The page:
Rather fittingly in time with the announcement of our latest event in support of this animal and its habitat, this week we’re taking a look at the Iberian lynx.
Binomial name: Lynx pardinus
Current conservation status: Endangered.
Despite being far from where it should be, the Iberian lynx’s conservation status has actually improved. In 2008, due to intensive conservation actions the species’ status was improved from Critically Endangered.
Population trend: Increasing.
Whilst there are noted extreme fluctuations in population size and whilst these populations are labelled as being severely fragmented, in 2012 it was discovered that the overall population size had tripled within a decade.
Due to its very specific diet, the Iberian lynx’s habitat is somewhat restricted to the habitat of its prey. So wherever the rabbits are, that’s where the lynx are!
Threats: land development, hunting, disease.
- Housing developments and expansion of urban areas pose a huge threat to the lynx’s habitat, along with wood plantation and crops.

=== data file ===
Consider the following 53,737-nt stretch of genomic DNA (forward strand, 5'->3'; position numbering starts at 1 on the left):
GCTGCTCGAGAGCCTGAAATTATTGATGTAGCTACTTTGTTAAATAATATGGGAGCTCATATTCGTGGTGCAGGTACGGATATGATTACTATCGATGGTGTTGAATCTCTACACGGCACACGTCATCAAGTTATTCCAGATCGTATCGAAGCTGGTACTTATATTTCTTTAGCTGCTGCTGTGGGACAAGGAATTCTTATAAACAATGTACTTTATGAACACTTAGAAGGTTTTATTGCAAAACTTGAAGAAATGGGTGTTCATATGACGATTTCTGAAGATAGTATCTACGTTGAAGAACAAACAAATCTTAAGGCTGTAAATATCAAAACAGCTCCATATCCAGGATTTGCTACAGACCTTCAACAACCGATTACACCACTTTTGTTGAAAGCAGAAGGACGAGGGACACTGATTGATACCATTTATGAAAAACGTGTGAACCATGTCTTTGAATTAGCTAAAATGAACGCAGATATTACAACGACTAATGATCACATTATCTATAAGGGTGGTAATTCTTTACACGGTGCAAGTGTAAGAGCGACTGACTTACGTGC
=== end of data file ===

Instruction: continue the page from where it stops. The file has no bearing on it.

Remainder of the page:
- Hunting and trapping were major sources of mortality to the Eurasian lynx during the 20th century.
- Human-assisted spread of disease which affects rabbit populations has a strong knock-on effect on lynx populations.
Role: Prey population control.
The Eurasian lynx are one of the largest carnivores in their ecosystem and as such have a large influence on population sizes and distribution of their prey. Deer are a major component of Eurasian lynx diet, meaning that healthy populations are maintained by regular hunting.
Support needed: Species and habitat management. Compliance and enforcement. Awareness and communications
- Habitat management mainly involves ensuring that rabbit populations are high enough to sustain lynx feeding habits
- Although not as much of a problem as in previous decades, monitoring for illegal trap laying is still a vital form of conservation
- Awareness around species behaviour and initiatives to improve co-existence are also key, such as traffic slowing and crossing facilities
Facts about the Iberian lynx:
- Lynx pardinus can live for up to 13 years in the wild
- Females produce litters of 2-3 kittens
- The Iberian lynx is approximately half the size of the Eurasian lynx
- There are fewer Iberian lynx in the wild than snow leopards or sumatran tigers